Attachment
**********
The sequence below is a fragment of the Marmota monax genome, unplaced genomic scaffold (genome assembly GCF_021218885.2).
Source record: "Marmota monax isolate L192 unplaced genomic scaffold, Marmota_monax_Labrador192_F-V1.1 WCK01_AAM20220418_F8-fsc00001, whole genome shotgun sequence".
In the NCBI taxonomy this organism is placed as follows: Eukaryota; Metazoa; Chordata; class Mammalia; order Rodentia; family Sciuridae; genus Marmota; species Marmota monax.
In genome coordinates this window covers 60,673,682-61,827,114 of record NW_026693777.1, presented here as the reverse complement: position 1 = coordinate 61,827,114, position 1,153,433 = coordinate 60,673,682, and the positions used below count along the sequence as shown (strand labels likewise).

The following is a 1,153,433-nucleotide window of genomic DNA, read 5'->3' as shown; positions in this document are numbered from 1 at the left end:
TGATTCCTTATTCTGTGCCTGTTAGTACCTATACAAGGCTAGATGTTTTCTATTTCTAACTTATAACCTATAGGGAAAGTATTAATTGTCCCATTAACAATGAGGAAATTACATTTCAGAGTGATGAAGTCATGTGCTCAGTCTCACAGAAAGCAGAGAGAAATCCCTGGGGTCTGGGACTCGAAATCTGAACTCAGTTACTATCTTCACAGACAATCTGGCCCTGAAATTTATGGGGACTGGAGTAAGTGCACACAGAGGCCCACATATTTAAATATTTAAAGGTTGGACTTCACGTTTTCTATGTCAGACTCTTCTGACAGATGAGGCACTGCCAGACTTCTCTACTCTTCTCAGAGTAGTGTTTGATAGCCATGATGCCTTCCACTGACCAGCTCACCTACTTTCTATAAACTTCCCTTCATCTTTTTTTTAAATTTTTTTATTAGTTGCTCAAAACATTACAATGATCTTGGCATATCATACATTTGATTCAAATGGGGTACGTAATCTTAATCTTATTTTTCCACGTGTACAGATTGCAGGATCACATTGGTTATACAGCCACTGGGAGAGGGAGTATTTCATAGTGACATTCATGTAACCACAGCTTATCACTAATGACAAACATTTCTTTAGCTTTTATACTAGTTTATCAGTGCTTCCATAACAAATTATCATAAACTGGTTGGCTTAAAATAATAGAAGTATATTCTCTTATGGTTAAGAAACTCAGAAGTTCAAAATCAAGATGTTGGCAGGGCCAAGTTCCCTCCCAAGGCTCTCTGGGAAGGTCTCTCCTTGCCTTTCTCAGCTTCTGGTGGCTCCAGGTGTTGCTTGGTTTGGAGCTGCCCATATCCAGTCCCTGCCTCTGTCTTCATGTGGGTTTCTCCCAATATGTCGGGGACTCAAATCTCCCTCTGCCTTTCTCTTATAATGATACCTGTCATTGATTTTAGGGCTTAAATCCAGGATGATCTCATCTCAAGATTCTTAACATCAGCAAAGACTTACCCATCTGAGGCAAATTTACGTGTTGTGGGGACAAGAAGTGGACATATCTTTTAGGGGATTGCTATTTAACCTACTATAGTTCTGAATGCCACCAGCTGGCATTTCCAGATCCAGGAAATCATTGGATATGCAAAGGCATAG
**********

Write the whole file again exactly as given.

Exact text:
The sequence below is a fragment of the Marmota monax genome, unplaced genomic scaffold (genome assembly GCF_021218885.2).
Source record: "Marmota monax isolate L192 unplaced genomic scaffold, Marmota_monax_Labrador192_F-V1.1 WCK01_AAM20220418_F8-fsc00001, whole genome shotgun sequence".
In the NCBI taxonomy this organism is placed as follows: Eukaryota; Metazoa; Chordata; class Mammalia; order Rodentia; family Sciuridae; genus Marmota; species Marmota monax.
In genome coordinates this window covers 60,673,682-61,827,114 of record NW_026693777.1, presented here as the reverse complement: position 1 = coordinate 61,827,114, position 1,153,433 = coordinate 60,673,682, and the positions used below count along the sequence as shown (strand labels likewise).

The following is a 1,153,433-nucleotide window of genomic DNA, read 5'->3' as shown; positions in this document are numbered from 1 at the left end:
TGATTCCTTATTCTGTGCCTGTTAGTACCTATACAAGGCTAGATGTTTTCTATTTCTAACTTATAACCTATAGGGAAAGTATTAATTGTCCCATTAACAATGAGGAAATTACATTTCAGAGTGATGAAGTCATGTGCTCAGTCTCACAGAAAGCAGAGAGAAATCCCTGGGGTCTGGGACTCGAAATCTGAACTCAGTTACTATCTTCACAGACAATCTGGCCCTGAAATTTATGGGGACTGGAGTAAGTGCACACAGAGGCCCACATATTTAAATATTTAAAGGTTGGACTTCACGTTTTCTATGTCAGACTCTTCTGACAGATGAGGCACTGCCAGACTTCTCTACTCTTCTCAGAGTAGTGTTTGATAGCCATGATGCCTTCCACTGACCAGCTCACCTACTTTCTATAAACTTCCCTTCATCTTTTTTTTAAATTTTTTTATTAGTTGCTCAAAACATTACAATGATCTTGGCATATCATACATTTGATTCAAATGGGGTACGTAATCTTAATCTTATTTTTCCACGTGTACAGATTGCAGGATCACATTGGTTATACAGCCACTGGGAGAGGGAGTATTTCATAGTGACATTCATGTAACCACAGCTTATCACTAATGACAAACATTTCTTTAGCTTTTATACTAGTTTATCAGTGCTTCCATAACAAATTATCATAAACTGGTTGGCTTAAAATAATAGAAGTATATTCTCTTATGGTTAAGAAACTCAGAAGTTCAAAATCAAGATGTTGGCAGGGCCAAGTTCCCTCCCAAGGCTCTCTGGGAAGGTCTCTCCTTGCCTTTCTCAGCTTCTGGTGGCTCCAGGTGTTGCTTGGTTTGGAGCTGCCCATATCCAGTCCCTGCCTCTGTCTTCATGTGGGTTTCTCCCAATATGTCGGGGACTCAAATCTCCCTCTGCCTTTCTCTTATAATGATACCTGTCATTGATTTTAGGGCTTAAATCCAGGATGATCTCATCTCAAGATTCTTAACATCAGCAAAGACTTACCCATCTGAGGCAAATTTACGTGTTGTGGGGACAAGAAGTGGACATATCTTTTAGGGGATTGCTATTTAACCTACTATAGTTCTGAATGCCACCAGCTGGCATTTCCAGATCCAGGAAATCATTGGATATGCAAAGGCATAG